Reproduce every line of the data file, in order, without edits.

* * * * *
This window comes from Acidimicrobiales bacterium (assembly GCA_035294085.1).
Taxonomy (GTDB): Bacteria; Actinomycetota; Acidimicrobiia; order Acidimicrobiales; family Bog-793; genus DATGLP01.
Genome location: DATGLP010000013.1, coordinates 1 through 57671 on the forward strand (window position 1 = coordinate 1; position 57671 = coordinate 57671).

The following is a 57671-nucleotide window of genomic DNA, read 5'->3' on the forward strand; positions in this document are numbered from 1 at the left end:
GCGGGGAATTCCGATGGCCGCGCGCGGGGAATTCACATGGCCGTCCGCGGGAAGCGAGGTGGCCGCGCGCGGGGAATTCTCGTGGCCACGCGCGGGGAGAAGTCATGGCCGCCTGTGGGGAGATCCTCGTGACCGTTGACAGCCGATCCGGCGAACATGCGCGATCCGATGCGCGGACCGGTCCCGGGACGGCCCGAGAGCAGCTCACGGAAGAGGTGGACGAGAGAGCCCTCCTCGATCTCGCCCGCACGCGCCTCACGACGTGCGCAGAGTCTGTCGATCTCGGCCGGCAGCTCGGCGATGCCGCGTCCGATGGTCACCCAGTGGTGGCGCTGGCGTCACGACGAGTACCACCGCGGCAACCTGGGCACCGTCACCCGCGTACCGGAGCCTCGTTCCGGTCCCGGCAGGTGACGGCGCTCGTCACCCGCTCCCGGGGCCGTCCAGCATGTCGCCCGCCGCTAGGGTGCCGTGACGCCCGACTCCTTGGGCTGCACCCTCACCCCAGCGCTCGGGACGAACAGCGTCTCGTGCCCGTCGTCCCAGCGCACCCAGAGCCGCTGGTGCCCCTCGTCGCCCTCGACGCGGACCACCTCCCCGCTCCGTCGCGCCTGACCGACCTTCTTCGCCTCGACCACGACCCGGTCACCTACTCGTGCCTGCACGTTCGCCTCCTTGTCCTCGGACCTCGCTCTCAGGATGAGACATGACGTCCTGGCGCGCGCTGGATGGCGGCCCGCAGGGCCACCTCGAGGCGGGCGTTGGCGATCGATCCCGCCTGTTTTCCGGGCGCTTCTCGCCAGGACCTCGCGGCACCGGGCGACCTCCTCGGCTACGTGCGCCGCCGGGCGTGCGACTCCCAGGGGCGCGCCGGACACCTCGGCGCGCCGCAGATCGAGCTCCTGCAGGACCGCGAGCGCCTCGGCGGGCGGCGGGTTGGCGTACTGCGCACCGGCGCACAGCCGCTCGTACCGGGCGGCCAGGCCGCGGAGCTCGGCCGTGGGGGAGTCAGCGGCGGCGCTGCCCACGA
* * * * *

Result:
This window comes from Acidimicrobiales bacterium (assembly GCA_035294085.1).
Taxonomy (GTDB): Bacteria; Actinomycetota; Acidimicrobiia; order Acidimicrobiales; family Bog-793; genus DATGLP01.
Genome location: DATGLP010000013.1, coordinates 1 through 57671 on the forward strand (window position 1 = coordinate 1; position 57671 = coordinate 57671).

The following is a 57671-nucleotide window of genomic DNA, read 5'->3' on the forward strand; positions in this document are numbered from 1 at the left end:
GCGGGGAATTCCGATGGCCGCGCGCGGGGAATTCACATGGCCGTCCGCGGGAAGCGAGGTGGCCGCGCGCGGGGAATTCTCGTGGCCACGCGCGGGGAGAAGTCATGGCCGCCTGTGGGGAGATCCTCGTGACCGTTGACAGCCGATCCGGCGAACATGCGCGATCCGATGCGCGGACCGGTCCCGGGACGGCCCGAGAGCAGCTCACGGAAGAGGTGGACGAGAGAGCCCTCCTCGATCTCGCCCGCACGCGCCTCACGACGTGCGCAGAGTCTGTCGATCTCGGCCGGCAGCTCGGCGATGCCGCGTCCGATGGTCACCCAGTGGTGGCGCTGGCGTCACGACGAGTACCACCGCGGCAACCTGGGCACCGTCACCCGCGTACCGGAGCCTCGTTCCGGTCCCGGCAGGTGACGGCGCTCGTCACCCGCTCCCGGGGCCGTCCAGCATGTCGCCCGCCGCTAGGGTGCCGTGACGCCCGACTCCTTGGGCTGCACCCTCACCCCAGCGCTCGGGACGAACAGCGTCTCGTGCCCGTCGTCCCAGCGCACCCAGAGCCGCTGGTGCCCCTCGTCGCCCTCGACGCGGACCACCTCCCCGCTCCGTCGCGCCTGACCGACCTTCTTCGCCTCGACCACGACCCGGTCACCTACTCGTGCCTGCACGTTCGCCTCCTTGTCCTCGGACCTCGCTCTCAGGATGAGACATGACGTCCTGGCGCGCGCTGGATGGCGGCCCGCAGGGCCACCTCGAGGCGGGCGTTGGCGATCGATCCCGCCTGTTTTCCGGGCGCTTCTCGCCAGGACCTCGCGGCACCGGGCGACCTCCTCGGCTACGTGCGCCGCCGGGCGTGCGACTCCCAGGGGCGCGCCGGACACCTCGGCGCGCCGCAGATCGAGCTCCTGCAGGACCGCGAGCGCCTCGGCGGGCGGCGGGTTGGCGTACTGCGCACCGGCGCACAGCCGCTCGTACCGGGCGGCCAGGCCGCGGAGCTCGGCCGTGGGGGAGTCAGCGGCGGCGCTGCCCACGA